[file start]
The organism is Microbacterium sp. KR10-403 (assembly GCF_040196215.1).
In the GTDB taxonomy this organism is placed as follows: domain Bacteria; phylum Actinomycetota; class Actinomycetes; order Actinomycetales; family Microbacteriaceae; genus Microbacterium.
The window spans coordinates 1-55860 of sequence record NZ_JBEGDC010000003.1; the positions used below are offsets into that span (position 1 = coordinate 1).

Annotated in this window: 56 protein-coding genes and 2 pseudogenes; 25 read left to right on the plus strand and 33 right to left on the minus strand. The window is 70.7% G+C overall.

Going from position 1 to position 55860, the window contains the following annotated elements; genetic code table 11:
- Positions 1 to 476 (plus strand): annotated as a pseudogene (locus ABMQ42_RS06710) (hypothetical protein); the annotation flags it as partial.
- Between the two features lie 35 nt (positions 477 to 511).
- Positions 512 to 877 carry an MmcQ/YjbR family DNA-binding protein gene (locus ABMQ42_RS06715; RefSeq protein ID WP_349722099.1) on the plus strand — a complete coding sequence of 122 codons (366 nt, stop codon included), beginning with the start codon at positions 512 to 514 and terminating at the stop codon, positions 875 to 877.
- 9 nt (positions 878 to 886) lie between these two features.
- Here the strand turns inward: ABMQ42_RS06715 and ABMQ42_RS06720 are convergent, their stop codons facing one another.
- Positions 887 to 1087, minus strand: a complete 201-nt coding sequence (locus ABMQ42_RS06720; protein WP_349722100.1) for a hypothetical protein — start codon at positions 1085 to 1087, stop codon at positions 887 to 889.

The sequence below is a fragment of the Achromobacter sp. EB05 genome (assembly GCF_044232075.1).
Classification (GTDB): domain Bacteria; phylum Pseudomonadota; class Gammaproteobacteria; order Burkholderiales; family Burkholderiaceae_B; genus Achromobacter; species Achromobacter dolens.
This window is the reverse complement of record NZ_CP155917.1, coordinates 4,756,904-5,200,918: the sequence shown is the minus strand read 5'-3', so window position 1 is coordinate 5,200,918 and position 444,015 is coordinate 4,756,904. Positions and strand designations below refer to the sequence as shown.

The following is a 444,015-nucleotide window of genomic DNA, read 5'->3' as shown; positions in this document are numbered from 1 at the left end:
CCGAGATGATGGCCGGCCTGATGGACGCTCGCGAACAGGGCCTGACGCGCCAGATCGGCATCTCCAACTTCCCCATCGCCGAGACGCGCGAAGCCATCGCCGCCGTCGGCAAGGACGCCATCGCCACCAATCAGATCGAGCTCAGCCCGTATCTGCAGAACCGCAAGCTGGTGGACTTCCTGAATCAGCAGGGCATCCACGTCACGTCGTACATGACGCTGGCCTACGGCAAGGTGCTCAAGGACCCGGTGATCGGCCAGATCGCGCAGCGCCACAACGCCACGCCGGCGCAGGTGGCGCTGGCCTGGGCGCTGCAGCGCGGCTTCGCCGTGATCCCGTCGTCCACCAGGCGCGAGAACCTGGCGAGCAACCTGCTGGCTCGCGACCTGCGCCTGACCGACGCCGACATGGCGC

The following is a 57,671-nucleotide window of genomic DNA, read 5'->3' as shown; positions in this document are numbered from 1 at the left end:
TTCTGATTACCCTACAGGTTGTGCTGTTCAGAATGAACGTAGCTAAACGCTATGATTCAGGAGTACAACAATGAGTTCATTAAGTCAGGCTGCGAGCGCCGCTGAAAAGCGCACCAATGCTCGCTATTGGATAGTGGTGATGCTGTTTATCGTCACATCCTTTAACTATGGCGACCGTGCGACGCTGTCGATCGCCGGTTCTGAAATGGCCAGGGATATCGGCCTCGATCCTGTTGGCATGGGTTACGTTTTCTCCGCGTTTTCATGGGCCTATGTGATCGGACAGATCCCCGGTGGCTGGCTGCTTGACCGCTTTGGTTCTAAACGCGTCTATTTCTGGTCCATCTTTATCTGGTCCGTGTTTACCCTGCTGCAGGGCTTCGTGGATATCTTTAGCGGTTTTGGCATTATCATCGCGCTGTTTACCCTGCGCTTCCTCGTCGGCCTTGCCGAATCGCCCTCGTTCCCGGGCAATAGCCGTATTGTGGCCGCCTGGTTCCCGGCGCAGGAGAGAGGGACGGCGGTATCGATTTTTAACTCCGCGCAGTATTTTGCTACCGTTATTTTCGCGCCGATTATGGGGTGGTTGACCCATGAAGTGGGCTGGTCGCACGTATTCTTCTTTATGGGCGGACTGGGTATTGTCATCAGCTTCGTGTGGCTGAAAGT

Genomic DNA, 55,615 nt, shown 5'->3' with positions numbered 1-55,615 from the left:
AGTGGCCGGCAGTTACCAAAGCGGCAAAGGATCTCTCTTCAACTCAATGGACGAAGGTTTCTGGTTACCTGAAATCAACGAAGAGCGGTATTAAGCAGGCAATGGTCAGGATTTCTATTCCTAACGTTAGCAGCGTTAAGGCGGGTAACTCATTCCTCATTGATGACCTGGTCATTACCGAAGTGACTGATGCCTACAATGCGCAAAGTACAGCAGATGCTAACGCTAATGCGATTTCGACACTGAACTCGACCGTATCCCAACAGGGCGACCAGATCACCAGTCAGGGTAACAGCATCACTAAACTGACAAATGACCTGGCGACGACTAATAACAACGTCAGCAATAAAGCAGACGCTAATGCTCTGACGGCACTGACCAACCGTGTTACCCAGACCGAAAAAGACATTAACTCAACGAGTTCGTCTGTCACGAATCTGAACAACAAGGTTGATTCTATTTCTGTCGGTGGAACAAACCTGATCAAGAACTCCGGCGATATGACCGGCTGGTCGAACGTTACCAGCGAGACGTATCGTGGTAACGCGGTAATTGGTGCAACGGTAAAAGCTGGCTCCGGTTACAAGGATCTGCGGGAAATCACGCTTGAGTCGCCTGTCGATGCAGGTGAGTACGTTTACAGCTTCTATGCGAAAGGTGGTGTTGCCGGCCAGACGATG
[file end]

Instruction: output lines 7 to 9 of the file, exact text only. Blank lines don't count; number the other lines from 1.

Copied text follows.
- Between the two features lie 35 nt (positions 477 to 511).
- Positions 512 to 877 carry an MmcQ/YjbR family DNA-binding protein gene (locus ABMQ42_RS06715; RefSeq protein ID WP_349722099.1) on the plus strand — a complete coding sequence of 122 codons (366 nt, stop codon included), beginning with the start codon at positions 512 to 514 and terminating at the stop codon, positions 875 to 877.
- 9 nt (positions 878 to 886) lie between these two features.